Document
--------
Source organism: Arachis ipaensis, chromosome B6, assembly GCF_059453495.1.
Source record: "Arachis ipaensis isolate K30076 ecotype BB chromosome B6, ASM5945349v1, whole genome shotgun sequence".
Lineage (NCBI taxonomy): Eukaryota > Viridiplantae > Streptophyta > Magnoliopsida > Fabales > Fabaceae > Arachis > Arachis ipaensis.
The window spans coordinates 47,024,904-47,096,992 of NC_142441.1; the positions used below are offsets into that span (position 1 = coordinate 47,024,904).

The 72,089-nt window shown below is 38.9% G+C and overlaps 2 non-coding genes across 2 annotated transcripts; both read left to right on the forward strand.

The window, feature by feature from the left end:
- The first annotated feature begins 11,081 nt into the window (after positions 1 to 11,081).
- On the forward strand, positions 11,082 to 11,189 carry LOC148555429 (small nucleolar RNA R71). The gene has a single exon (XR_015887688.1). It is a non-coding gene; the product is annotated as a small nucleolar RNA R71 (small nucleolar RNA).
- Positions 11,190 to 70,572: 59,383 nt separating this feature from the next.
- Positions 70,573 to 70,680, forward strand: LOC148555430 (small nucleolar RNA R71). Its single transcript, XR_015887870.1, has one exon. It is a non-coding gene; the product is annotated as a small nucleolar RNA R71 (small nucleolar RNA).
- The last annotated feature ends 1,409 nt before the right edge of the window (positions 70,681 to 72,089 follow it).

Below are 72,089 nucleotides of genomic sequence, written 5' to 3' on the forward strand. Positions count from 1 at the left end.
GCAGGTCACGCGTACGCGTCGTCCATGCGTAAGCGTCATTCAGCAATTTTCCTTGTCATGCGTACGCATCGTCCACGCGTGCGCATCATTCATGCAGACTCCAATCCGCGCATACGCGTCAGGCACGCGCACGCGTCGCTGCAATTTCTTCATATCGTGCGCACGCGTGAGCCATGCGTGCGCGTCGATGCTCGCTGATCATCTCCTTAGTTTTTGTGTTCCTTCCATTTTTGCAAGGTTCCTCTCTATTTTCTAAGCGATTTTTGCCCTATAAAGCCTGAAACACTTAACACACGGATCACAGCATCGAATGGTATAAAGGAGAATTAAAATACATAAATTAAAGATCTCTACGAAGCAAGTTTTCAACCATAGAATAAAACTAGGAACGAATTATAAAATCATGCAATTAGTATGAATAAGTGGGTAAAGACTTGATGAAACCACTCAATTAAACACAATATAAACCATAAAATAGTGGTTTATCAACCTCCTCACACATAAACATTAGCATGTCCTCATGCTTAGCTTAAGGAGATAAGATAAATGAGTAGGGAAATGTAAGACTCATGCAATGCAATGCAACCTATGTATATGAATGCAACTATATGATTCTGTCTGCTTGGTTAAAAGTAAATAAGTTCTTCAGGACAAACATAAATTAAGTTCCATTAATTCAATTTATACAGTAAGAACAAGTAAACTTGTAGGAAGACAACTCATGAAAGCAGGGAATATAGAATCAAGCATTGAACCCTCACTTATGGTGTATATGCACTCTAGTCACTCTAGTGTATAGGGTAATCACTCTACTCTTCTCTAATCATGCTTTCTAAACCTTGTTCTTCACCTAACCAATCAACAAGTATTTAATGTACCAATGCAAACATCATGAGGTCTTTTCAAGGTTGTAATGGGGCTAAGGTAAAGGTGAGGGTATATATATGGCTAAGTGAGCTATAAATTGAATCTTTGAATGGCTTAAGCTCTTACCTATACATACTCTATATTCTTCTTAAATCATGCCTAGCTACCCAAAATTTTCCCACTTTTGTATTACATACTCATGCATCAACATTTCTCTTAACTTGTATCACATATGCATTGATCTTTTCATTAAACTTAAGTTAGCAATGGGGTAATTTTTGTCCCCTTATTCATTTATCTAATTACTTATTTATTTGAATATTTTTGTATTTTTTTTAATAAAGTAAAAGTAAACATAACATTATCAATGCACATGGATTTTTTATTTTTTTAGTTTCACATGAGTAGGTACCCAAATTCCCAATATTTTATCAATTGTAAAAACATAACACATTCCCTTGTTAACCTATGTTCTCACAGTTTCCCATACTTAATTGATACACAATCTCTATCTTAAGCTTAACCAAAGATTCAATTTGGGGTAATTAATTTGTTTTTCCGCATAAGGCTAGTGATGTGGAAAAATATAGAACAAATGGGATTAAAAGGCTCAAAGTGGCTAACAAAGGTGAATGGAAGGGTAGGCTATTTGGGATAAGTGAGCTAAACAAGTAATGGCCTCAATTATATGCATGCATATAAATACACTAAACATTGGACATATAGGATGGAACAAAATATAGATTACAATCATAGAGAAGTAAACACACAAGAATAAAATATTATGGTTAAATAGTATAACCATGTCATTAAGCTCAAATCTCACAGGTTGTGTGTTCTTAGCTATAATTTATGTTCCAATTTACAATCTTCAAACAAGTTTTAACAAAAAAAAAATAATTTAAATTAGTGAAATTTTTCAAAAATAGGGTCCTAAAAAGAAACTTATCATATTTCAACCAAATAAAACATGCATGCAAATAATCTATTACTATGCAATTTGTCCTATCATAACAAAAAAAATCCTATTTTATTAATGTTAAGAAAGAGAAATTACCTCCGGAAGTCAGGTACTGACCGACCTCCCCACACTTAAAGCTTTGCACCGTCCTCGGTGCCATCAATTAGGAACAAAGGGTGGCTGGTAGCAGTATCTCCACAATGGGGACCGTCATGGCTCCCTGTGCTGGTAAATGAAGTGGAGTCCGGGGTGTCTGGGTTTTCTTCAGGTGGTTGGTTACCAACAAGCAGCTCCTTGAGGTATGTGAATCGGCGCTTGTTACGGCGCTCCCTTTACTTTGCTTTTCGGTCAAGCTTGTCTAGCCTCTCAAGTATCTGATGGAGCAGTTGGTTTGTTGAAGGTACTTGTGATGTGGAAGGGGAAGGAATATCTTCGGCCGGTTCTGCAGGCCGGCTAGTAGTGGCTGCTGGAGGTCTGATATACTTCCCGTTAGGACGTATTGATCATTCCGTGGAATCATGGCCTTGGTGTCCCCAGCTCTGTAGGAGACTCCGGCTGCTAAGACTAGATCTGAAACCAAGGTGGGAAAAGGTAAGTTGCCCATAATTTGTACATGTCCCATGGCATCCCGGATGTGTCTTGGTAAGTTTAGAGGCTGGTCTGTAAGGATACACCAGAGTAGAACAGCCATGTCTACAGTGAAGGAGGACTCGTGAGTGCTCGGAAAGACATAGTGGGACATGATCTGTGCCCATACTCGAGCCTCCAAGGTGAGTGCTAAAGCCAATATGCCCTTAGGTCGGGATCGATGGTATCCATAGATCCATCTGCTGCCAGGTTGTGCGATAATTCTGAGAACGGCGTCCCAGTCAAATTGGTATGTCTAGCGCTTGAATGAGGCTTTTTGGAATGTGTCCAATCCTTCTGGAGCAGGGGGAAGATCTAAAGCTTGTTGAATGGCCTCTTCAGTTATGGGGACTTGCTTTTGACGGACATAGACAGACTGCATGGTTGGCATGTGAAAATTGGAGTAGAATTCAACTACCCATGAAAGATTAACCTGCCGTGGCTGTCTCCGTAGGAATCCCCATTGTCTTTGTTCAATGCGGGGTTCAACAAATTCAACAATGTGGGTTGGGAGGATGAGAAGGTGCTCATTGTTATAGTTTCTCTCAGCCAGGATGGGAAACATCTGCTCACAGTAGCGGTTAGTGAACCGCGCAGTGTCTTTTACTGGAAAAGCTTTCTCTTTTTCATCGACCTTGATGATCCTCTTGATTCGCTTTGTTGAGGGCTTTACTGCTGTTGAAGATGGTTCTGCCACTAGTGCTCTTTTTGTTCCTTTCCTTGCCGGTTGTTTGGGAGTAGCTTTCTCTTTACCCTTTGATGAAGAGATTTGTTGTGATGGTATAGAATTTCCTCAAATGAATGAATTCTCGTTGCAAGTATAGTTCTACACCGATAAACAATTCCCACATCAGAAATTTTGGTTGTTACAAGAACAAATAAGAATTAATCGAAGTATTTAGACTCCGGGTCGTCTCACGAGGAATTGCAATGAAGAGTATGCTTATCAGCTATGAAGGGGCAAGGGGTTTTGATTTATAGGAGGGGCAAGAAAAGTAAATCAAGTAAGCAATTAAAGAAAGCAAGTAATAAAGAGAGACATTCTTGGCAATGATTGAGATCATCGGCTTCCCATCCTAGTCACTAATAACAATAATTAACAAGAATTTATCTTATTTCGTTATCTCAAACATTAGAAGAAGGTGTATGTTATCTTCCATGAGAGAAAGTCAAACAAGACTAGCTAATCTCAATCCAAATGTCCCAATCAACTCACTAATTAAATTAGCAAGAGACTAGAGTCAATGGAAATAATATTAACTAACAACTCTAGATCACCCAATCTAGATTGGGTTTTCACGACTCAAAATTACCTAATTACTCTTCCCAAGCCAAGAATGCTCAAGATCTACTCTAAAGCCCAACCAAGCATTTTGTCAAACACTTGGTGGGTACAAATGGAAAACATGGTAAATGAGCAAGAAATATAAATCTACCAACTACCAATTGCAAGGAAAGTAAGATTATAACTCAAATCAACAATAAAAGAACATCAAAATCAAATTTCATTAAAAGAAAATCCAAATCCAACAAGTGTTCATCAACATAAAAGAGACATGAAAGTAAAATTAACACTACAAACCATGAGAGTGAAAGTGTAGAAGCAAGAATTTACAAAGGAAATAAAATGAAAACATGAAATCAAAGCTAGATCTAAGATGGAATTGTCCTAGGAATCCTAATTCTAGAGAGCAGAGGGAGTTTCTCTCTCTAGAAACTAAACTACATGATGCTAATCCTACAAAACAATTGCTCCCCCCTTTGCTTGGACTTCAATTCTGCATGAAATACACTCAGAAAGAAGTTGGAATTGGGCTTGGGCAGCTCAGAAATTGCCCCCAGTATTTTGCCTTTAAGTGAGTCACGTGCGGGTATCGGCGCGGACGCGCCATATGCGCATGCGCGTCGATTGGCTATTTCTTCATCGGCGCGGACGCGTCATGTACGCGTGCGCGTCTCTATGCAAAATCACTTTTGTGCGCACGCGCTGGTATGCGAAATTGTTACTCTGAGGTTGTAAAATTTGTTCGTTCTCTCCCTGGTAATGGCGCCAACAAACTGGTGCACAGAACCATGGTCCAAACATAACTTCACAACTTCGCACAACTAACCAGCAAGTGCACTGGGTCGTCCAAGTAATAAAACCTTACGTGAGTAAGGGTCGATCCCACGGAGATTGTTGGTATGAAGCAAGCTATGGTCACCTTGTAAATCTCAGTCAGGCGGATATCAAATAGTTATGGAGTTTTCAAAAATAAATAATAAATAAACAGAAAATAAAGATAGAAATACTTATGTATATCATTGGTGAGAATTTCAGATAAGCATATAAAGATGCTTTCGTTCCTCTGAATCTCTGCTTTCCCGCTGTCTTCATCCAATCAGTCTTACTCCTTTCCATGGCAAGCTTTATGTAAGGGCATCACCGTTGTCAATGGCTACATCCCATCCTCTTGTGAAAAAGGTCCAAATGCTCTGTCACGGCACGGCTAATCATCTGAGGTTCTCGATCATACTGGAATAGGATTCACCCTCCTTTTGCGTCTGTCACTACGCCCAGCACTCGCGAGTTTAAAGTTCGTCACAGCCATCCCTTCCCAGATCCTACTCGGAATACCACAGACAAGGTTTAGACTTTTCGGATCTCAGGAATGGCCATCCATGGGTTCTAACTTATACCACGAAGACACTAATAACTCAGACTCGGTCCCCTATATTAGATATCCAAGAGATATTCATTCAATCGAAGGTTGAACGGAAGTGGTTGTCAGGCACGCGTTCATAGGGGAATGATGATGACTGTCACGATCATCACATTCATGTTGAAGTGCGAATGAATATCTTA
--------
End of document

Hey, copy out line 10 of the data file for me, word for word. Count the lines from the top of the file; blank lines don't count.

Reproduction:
- Positions 70,573 to 70,680, forward strand: LOC148555430 (small nucleolar RNA R71). Its single transcript, XR_015887870.1, has one exon. It is a non-coding gene; the product is annotated as a small nucleolar RNA R71 (small nucleolar RNA).